Researchers at Mayo Clinic have found a new and more effective treatment for HPV-associated oropharynx cancer.
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According to the clinic, this new treatment leads to excellent disease control and has fewer side effects, compared to standard treatment and as well faster.
The Clinic said it has adopted this shorter course treatment as its standard of care for well-selected patients after its phase three trial results show it is more effective.
According to the report of the phase 3 trial already published by a peer-reviewed online medical journal, Eurekalert, the new treatment employs minimally invasive surgery and half the standard dose of radiation therapy, compared to current treatments.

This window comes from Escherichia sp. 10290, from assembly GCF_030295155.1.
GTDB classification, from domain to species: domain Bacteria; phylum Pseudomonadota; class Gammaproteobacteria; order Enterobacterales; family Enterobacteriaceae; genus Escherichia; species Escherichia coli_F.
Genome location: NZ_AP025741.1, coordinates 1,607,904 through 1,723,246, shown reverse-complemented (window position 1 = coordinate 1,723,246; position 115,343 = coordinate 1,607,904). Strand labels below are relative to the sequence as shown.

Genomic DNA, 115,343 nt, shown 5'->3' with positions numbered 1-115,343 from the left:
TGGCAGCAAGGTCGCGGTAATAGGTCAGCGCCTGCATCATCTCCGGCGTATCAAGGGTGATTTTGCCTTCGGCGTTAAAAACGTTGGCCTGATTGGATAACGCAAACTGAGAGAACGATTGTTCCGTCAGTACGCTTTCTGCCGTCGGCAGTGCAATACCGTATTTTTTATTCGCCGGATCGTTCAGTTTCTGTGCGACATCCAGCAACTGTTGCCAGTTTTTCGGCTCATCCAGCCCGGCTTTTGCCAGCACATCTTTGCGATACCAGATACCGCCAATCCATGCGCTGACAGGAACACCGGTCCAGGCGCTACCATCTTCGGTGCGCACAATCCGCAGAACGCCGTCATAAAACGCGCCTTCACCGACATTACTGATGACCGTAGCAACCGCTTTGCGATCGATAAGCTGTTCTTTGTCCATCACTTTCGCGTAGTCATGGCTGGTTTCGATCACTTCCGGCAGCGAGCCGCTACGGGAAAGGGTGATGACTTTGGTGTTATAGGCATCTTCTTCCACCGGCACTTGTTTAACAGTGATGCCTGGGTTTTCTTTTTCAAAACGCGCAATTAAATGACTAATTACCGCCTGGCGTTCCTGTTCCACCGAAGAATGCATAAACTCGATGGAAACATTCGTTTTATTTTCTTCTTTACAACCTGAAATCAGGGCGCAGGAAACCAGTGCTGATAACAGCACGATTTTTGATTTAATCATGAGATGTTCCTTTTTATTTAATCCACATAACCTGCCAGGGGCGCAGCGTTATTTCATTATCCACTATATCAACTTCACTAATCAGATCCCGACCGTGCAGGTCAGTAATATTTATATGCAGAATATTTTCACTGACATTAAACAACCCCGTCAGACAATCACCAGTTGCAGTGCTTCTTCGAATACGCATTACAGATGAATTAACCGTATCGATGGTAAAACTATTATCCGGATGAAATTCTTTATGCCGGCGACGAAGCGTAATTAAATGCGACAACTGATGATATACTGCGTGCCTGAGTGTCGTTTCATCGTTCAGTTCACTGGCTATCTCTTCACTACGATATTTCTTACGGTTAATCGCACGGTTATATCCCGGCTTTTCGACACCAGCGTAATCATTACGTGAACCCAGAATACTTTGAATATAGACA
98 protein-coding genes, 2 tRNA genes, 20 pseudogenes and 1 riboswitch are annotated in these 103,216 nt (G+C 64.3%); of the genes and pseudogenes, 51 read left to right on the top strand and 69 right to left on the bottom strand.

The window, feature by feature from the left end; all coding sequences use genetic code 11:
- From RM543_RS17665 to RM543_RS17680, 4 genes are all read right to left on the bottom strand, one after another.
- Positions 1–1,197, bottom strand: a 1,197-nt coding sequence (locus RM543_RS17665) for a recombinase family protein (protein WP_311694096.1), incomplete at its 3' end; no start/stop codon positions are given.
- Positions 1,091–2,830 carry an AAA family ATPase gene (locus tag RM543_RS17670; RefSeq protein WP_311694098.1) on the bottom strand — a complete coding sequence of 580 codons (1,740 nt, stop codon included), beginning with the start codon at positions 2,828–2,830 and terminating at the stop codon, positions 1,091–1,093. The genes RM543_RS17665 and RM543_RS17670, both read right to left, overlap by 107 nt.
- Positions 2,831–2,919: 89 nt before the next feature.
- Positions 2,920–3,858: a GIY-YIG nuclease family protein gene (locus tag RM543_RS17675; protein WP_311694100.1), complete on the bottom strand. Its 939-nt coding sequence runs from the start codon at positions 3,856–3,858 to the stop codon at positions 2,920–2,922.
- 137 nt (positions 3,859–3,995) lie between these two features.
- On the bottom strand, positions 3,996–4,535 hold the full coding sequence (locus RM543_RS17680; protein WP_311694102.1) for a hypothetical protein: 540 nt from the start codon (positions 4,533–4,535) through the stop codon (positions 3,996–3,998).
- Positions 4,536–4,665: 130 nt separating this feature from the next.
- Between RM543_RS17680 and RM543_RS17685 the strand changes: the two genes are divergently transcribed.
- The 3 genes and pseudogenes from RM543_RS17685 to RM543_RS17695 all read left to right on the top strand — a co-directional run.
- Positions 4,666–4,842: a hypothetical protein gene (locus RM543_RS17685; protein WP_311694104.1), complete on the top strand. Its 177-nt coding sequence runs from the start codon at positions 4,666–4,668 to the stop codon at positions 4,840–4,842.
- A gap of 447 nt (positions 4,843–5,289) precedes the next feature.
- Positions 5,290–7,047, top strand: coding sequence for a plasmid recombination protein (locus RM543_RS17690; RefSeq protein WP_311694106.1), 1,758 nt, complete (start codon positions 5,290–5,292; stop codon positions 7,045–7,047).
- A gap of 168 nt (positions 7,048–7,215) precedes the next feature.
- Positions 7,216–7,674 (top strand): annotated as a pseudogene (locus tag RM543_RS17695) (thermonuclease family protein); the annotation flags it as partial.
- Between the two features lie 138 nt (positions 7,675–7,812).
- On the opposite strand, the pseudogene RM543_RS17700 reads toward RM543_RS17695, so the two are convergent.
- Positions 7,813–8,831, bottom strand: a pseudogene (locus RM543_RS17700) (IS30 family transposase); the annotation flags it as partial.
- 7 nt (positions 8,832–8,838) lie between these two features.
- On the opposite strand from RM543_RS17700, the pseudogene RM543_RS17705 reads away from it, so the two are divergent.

The new treatment also lasts for two weeks, rather than the standard six weeks.
The results from the study were presented on Tuesday, October 20, at the American Society for Radiation Oncology’s Annual Meeting.
The study was led by a radiation oncologist at Mayo Clinic, Dr.
The researcher with his colleagues developed an initial clinical trial looking at a new treatment using minimally invasive surgery and half the standard dose of radiation.
The initial clinical trial demonstrated that well-selected patients could have excellent disease control with much lower toxicity using the new treatment.
“Throat cancer caused by HPV is one of the fastest-growing cancer types in the United States,” Ma said.
Ma noted that while the standard treatment for this type of cancer leads to high cure rates, it may also result in many short-term and long-term treatment toxicities, including dry mouth, problems swallowing, neck stiffness and jawbone problems.
“He also noted that many of the side effects from the treatment are directly linked to the amount of radiation used for treatment.
“The radiation oncologist said.
Experts find new treatment for HPV-linked oral cancer